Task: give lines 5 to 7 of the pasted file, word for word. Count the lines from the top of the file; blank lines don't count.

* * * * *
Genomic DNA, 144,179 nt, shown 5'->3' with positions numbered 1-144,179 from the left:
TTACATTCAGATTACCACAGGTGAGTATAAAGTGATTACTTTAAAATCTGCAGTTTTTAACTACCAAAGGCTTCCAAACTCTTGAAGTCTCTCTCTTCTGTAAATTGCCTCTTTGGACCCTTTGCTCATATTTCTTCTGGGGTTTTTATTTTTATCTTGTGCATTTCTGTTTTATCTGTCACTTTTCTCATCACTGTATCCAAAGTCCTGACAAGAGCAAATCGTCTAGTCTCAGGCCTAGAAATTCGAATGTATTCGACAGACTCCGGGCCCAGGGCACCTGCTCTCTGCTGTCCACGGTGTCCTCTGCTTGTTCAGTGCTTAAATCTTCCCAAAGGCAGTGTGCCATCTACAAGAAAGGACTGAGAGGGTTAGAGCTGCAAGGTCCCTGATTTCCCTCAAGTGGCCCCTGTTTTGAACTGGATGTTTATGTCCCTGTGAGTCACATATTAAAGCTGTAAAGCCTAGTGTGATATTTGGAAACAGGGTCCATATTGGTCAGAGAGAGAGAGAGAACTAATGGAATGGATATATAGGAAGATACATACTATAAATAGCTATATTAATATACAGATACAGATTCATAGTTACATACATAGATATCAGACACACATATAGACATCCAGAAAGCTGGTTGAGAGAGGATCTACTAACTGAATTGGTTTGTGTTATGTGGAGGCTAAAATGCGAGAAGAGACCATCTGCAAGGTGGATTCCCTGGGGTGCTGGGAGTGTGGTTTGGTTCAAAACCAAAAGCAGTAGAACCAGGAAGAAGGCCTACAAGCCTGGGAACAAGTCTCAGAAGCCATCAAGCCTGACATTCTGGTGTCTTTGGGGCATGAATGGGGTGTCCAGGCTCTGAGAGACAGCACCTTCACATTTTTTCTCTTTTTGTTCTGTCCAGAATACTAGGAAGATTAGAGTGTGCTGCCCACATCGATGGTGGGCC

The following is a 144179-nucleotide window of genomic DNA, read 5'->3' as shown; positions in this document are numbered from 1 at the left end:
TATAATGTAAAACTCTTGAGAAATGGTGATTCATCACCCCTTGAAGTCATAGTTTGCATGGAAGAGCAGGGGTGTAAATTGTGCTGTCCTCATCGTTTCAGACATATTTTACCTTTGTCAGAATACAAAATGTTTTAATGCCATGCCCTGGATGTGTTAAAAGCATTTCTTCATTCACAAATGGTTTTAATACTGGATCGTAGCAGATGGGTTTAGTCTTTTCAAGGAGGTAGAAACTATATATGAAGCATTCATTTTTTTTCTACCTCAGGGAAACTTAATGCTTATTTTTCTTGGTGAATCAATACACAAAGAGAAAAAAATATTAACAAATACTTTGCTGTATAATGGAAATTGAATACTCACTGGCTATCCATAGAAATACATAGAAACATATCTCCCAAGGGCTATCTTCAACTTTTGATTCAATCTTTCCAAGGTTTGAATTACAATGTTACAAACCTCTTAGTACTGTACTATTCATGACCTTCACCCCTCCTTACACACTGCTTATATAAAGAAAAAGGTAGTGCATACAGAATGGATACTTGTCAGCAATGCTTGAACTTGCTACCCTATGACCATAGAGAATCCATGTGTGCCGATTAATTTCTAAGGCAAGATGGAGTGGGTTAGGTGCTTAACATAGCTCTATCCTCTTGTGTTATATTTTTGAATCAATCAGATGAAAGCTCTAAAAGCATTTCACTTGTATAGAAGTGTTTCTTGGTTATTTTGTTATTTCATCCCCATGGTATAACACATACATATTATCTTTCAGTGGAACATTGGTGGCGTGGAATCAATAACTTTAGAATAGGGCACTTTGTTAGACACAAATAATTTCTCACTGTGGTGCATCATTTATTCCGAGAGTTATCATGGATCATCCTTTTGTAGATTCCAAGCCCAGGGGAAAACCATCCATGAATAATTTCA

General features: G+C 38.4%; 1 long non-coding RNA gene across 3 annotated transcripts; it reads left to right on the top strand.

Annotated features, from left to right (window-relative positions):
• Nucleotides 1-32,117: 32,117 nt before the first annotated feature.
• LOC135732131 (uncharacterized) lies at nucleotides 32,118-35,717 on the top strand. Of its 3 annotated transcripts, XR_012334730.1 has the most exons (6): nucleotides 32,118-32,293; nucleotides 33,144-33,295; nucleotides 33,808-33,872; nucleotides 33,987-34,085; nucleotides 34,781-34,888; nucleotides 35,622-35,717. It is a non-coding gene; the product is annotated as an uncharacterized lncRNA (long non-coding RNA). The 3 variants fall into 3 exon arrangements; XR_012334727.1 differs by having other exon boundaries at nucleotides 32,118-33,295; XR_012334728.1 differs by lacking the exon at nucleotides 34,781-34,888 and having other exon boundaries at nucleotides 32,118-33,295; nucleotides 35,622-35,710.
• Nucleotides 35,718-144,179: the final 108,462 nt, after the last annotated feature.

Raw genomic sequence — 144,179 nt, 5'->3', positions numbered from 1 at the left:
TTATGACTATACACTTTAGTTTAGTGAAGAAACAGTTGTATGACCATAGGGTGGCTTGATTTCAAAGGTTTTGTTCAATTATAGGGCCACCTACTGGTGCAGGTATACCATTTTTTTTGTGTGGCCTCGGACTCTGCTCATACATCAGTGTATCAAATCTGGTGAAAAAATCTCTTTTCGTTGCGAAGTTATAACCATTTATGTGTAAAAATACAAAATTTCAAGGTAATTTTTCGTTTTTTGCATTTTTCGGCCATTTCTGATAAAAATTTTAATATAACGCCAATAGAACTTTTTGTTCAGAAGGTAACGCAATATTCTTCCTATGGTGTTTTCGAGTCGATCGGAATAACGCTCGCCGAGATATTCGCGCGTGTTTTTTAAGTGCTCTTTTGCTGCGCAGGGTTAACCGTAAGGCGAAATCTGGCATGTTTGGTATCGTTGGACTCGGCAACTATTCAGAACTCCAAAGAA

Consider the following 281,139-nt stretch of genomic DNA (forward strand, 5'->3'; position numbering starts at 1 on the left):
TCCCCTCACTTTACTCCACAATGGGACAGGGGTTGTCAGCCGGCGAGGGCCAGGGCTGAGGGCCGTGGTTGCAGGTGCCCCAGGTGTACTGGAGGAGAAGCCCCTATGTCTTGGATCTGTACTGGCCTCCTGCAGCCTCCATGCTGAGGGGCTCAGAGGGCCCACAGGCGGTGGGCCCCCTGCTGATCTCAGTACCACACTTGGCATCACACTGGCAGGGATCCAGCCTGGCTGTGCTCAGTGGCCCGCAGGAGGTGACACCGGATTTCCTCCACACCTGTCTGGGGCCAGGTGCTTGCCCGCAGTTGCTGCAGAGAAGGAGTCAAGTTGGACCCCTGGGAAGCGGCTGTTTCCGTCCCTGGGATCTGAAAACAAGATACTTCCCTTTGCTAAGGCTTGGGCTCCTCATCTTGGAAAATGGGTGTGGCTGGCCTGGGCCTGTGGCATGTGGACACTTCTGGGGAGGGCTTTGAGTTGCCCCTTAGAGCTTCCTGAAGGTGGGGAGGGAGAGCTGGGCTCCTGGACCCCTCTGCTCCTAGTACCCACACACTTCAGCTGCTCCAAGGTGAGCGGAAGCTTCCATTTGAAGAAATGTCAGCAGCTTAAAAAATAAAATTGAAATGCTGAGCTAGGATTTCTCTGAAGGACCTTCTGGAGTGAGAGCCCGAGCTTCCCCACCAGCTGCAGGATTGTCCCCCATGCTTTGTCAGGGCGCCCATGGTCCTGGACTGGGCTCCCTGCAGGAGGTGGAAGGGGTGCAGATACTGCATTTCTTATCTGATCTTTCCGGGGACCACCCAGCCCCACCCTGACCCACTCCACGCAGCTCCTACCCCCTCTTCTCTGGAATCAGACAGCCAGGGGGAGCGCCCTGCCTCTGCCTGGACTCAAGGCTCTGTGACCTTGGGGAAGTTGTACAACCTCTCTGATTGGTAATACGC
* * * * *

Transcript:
General features: G+C 38.4%; 1 long non-coding RNA gene across 3 annotated transcripts; it reads left to right on the top strand.

Annotated features, from left to right (window-relative positions):
• Nucleotides 1-32,117: 32,117 nt before the first annotated feature.